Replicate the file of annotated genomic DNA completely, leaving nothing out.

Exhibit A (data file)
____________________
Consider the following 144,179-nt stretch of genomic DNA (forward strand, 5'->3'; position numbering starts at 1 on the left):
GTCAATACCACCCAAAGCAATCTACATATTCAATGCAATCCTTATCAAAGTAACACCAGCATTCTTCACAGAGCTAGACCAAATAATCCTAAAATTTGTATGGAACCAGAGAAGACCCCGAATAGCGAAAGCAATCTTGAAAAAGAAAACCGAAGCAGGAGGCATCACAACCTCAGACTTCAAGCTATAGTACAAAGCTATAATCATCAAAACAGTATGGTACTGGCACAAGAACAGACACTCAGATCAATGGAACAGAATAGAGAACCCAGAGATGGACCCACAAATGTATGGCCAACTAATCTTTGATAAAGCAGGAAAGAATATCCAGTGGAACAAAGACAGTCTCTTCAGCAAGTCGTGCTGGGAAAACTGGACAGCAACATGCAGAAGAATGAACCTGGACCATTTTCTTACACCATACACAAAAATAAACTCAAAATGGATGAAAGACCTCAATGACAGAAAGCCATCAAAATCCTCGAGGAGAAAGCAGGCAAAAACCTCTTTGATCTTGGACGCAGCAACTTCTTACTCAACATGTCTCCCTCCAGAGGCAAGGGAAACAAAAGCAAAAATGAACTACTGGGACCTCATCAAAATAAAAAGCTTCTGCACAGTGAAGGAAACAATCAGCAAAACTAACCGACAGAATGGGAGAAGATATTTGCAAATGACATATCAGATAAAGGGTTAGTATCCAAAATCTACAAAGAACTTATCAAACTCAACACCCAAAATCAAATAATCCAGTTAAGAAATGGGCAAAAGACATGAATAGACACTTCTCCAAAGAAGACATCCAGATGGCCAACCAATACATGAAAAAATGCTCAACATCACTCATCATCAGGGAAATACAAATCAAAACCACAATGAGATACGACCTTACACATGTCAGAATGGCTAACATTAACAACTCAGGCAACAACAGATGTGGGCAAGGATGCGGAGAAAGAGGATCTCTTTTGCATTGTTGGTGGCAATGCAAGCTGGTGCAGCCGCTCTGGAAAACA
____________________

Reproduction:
Consider the following 144,179-nt stretch of genomic DNA (forward strand, 5'->3'; position numbering starts at 1 on the left):
GTCAATACCACCCAAAGCAATCTACATATTCAATGCAATCCTTATCAAAGTAACACCAGCATTCTTCACAGAGCTAGACCAAATAATCCTAAAATTTGTATGGAACCAGAGAAGACCCCGAATAGCGAAAGCAATCTTGAAAAAGAAAACCGAAGCAGGAGGCATCACAACCTCAGACTTCAAGCTATAGTACAAAGCTATAATCATCAAAACAGTATGGTACTGGCACAAGAACAGACACTCAGATCAATGGAACAGAATAGAGAACCCAGAGATGGACCCACAAATGTATGGCCAACTAATCTTTGATAAAGCAGGAAAGAATATCCAGTGGAACAAAGACAGTCTCTTCAGCAAGTCGTGCTGGGAAAACTGGACAGCAACATGCAGAAGAATGAACCTGGACCATTTTCTTACACCATACACAAAAATAAACTCAAAATGGATGAAAGACCTCAATGACAGAAAGCCATCAAAATCCTCGAGGAGAAAGCAGGCAAAAACCTCTTTGATCTTGGACGCAGCAACTTCTTACTCAACATGTCTCCCTCCAGAGGCAAGGGAAACAAAAGCAAAAATGAACTACTGGGACCTCATCAAAATAAAAAGCTTCTGCACAGTGAAGGAAACAATCAGCAAAACTAACCGACAGAATGGGAGAAGATATTTGCAAATGACATATCAGATAAAGGGTTAGTATCCAAAATCTACAAAGAACTTATCAAACTCAACACCCAAAATCAAATAATCCAGTTAAGAAATGGGCAAAAGACATGAATAGACACTTCTCCAAAGAAGACATCCAGATGGCCAACCAATACATGAAAAAATGCTCAACATCACTCATCATCAGGGAAATACAAATCAAAACCACAATGAGATACGACCTTACACATGTCAGAATGGCTAACATTAACAACTCAGGCAACAACAGATGTGGGCAAGGATGCGGAGAAAGAGGATCTCTTTTGCATTGTTGGTGGCAATGCAAGCTGGTGCAGCCGCTCTGGAAAACA